In most of the performances of John Cage’s famously silent composition 4’33”, the performer sits in front of what appears to be sheet music (as in the performance below). The audience, generally prepared for what will follow, namely nothing, may sometimes wonder what could be printed on those pages. Probably also nothing? Now we have a chance to see what Cage envisioned on the page as he composed this piece. Starting on October of this month, New York’s Museum of Modern Art will exhibit Cage’s 1952 score “4’33” (In Proportional Notation).” You can see the first page above.
As you might imagine, subsequent pages (viewable here) look nothing like a typical score, but they are not blank, nor do they contain blank staves; instead they are traversed by carefully hand-drawn vertical lines that seem to denote the units of time as units of space. In fact, this is exactly what Cage did (hence proportional notation). On the fourth page of the score, Cage writes the following formula: “1 page=7 inches=56 seconds.” Artist Irwin Kremen, to whom Cage dedicated the piece, has this to say about the unusual score:
In this score, John made exact, rather than relative, duration, the only musical characteristic. In effect, real time is here the fundamental dimension of music, its very ground. And where time is primary, change, process itself, defines the nature of things. That aptly describes the silent piece — an unfixed flux of sound through time, a flux from performance to performance.
Interpreters of Cage have frequently taken his “silent” piece as a playful bit of conceptual performance art. For example, philosopher Julian Dodd emphatically declares that 4’33” is not music, a distinction he takes to mean that it is instead analytical, “a work about music…,” that it is “a witty, profound work… of conceptual art.” Thinking of Cage’s piece as a kind of meta-analysis of music seems to miss the point, however. Kremen and many others, including Cage himself, call this notion into question. In the interview below, for example, Cage does make an important distinction between “music” and “sound.” He favors the latter for its chance, impersonal qualities, but also, importantly, because it is neither analytical nor emotional. Sound, says Cage, does not critique, interpret, or elaborate—it does not “talk.” It simply is. But the distinction between music and not-music soon collapses, and Cage cites Emmanuel Kant in saying that music “doesn’t have to mean anything,” any more than the chance occurrences of sound.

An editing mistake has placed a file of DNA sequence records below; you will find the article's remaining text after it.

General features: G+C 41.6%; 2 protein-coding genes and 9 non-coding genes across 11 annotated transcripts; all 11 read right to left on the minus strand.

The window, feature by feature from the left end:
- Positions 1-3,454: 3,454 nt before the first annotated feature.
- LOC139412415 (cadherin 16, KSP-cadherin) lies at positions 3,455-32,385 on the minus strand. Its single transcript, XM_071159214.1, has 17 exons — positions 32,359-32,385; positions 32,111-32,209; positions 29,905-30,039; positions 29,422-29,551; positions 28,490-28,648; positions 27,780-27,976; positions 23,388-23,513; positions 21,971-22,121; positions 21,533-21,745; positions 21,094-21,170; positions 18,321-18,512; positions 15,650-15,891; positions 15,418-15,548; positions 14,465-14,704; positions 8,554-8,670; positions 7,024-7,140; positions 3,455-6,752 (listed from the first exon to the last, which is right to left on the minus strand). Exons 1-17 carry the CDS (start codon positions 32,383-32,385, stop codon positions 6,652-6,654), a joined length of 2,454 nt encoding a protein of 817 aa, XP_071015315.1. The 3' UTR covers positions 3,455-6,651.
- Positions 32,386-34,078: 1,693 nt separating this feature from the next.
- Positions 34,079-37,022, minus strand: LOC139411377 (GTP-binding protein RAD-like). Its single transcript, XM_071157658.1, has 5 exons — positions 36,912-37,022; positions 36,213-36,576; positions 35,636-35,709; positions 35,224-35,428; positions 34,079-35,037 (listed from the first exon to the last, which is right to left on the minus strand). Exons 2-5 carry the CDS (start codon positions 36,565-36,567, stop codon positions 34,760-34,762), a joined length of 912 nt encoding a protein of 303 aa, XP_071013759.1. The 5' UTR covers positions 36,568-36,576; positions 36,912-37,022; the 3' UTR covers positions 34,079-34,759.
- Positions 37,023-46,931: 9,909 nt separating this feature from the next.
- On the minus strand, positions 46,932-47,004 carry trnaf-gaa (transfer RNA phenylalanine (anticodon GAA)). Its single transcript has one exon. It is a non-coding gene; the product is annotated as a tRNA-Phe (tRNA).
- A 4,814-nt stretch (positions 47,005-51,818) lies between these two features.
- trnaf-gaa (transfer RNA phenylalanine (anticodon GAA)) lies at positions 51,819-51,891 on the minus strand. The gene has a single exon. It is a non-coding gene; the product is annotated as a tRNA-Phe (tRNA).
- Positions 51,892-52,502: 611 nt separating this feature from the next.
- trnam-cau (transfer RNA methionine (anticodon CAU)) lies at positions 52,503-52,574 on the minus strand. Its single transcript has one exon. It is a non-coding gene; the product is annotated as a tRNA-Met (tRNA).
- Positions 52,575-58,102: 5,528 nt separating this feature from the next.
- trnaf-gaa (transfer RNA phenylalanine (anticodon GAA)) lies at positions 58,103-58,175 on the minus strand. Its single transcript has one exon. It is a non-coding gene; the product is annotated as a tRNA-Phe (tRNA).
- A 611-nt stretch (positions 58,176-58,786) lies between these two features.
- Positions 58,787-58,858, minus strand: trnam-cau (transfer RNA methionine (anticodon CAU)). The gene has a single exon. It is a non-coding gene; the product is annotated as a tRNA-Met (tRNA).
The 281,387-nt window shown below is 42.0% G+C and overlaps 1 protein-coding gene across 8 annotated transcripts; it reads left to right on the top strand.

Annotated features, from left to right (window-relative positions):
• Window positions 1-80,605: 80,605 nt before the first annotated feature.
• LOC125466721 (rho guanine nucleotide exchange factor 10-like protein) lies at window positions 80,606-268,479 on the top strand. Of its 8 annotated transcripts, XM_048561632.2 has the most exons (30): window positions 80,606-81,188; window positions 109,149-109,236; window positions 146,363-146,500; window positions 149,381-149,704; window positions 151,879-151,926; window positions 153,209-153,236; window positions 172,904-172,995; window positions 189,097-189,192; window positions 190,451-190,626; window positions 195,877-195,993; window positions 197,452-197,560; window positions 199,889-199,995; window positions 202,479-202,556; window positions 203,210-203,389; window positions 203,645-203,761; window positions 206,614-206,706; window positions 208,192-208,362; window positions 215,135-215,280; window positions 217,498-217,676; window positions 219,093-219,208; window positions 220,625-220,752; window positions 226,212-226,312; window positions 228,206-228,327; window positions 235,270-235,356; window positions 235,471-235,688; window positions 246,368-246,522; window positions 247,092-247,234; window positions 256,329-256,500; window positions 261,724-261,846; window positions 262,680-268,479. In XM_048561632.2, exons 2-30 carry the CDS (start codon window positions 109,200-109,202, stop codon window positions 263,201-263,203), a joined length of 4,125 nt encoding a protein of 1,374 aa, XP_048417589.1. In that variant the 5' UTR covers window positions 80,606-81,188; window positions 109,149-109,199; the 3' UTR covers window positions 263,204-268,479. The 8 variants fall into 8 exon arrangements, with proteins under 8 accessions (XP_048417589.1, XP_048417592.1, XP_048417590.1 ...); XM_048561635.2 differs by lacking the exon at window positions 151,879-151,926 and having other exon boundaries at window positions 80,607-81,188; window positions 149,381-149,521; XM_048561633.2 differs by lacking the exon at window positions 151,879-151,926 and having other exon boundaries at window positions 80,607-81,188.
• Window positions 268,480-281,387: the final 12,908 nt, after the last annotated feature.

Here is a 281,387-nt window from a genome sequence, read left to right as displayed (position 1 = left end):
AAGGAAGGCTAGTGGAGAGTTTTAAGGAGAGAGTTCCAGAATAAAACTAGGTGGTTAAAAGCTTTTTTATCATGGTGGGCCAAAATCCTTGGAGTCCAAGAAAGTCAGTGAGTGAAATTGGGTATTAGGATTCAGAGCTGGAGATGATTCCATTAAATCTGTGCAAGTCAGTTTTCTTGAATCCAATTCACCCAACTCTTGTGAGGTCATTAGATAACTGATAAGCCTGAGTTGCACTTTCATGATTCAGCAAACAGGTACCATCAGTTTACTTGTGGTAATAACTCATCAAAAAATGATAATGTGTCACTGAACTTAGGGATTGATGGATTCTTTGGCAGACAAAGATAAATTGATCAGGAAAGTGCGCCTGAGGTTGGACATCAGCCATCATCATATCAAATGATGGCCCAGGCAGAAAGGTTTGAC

Cage’s rejection of meaning in music may have played out in a rejection of traditional forms, but it seems mistaken to think of 4’33” as a high concept joke or intellectual exercise. Perhaps it makes more sense to think of the piece as a Zen exercise, carefully designed to awaken what Suzuki Roshi called “the true dragon.” In a 1968 lecture, the Zen master tells the following story:
In China there was a man named Seko, who loved dragons. All his scrolls were dragons, he designed his house like a dragon-house, and he had many pictures of dragons. So the real dragon thought, “If I appear in his house, he will be very pleased.” So one day the real dragon appeared in his room and Seko was very scared of it. He almost drew his sword and killed the real dragon. The dragon cried, “Oh my!” and hurriedly escaped from Seko’s room. Dogen Zenji says, “Don’t be like that.”
The subject of Suzuki’s lecture is zazen, or Zen meditation, a practice that very much influenced Cage through his study of another Zen interpreter, D.T. Suzuki. Instead of practicing zazen, however, Cage practiced what he called his “proper discipline.” He describes this himself in a quotation from a biography by Kay Larsen:
[R]ather than taking the path that is prescribed in the formal practice of Zen Buddhism itself, namely, sitting cross-legged and breathing and such things, I decided that my proper discipline was the one to which I was already committed, namely, the making of music. And that I would do it with a means that was as strict as sitting cross-legged, namely, the use of chance operations, and the shifting of my responsibility from the making of choices to that of asking questions.
Cage, who loved Zen parables and was himself a storyteller, would appreciate Suzuki Roshi’s telling of Zenji’s true dragon story. While much of his compositional work seems to skirt the edges of music, focusing on the negative space around it, for Cage, this space is no less important that what we think of as music. As Suzuki interprets the story: “For people who cannot be satisfied with some form or color, the true dragon is an imaginary animal which does not exist. For them something which does not take some particular form or color is not a true being. But for Buddhists, reality can be understood in two ways: with form and color, and without form and color.” Read against this backdrop, Cage’s “silent” piece is as much a way of understanding reality—as much a true being—as a musical composition expressly designed produce specific formal effects. And while his published collection of lectures and writings is titled Silence, as Cage himself said of 4’33”, in a remark that provides the title for the MoMA’s exhibit, “there will never be silence.” In the absence of formalized music, 4’33” asks us to hear the true dragon of sound.